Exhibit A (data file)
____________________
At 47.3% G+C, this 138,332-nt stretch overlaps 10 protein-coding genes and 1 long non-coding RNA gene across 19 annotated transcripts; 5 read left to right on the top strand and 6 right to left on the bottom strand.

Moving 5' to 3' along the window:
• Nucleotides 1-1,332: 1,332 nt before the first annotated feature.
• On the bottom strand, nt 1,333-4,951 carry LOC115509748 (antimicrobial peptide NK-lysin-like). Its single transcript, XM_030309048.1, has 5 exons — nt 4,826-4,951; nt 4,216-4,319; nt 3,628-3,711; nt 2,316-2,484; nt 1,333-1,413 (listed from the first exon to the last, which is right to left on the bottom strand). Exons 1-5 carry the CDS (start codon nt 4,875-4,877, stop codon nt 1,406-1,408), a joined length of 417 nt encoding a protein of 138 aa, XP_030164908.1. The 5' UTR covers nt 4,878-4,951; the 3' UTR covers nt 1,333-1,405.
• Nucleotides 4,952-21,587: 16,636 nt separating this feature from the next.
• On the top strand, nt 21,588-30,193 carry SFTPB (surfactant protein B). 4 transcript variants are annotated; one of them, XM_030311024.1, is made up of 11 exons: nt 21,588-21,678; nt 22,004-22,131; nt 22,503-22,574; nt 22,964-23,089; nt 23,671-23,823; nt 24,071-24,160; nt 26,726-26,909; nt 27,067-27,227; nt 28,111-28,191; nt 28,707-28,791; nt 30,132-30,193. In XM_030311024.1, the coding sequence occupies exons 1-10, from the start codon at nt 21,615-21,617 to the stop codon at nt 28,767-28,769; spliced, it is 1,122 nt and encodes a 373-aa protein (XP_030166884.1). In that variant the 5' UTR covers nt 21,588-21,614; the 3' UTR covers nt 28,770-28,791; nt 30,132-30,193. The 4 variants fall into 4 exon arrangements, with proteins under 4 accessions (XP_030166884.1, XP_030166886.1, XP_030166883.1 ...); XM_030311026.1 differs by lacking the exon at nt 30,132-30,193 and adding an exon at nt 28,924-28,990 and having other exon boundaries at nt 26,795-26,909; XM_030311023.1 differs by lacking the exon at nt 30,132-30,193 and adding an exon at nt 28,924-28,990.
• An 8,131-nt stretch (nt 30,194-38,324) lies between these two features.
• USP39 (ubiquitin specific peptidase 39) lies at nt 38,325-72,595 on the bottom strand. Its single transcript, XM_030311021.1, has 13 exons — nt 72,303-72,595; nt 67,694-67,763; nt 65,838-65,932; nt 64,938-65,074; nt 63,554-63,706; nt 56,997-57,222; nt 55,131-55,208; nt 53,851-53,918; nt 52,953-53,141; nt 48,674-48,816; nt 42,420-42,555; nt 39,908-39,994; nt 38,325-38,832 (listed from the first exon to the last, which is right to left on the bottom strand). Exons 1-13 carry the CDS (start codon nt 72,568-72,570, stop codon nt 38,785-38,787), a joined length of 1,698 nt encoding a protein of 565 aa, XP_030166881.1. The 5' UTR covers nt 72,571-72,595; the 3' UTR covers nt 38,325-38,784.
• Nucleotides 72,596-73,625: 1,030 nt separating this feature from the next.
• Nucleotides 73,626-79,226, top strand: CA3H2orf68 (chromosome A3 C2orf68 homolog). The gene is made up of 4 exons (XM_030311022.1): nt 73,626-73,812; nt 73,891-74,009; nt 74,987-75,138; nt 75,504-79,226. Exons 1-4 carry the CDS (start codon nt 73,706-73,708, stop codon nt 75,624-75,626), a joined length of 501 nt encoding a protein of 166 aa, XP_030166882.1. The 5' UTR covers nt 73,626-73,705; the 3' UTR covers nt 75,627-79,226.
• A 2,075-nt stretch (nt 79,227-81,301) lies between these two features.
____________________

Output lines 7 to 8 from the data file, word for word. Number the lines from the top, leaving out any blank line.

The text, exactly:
• An 8,131-nt stretch (nt 30,194-38,324) lies between these two features.
• USP39 (ubiquitin specific peptidase 39) lies at nt 38,325-72,595 on the bottom strand. Its single transcript, XM_030311021.1, has 13 exons — nt 72,303-72,595; nt 67,694-67,763; nt 65,838-65,932; nt 64,938-65,074; nt 63,554-63,706; nt 56,997-57,222; nt 55,131-55,208; nt 53,851-53,918; nt 52,953-53,141; nt 48,674-48,816; nt 42,420-42,555; nt 39,908-39,994; nt 38,325-38,832 (listed from the first exon to the last, which is right to left on the bottom strand). Exons 1-13 carry the CDS (start codon nt 72,568-72,570, stop codon nt 38,785-38,787), a joined length of 1,698 nt encoding a protein of 565 aa, XP_030166881.1. The 5' UTR covers nt 72,571-72,595; the 3' UTR covers nt 38,325-38,784.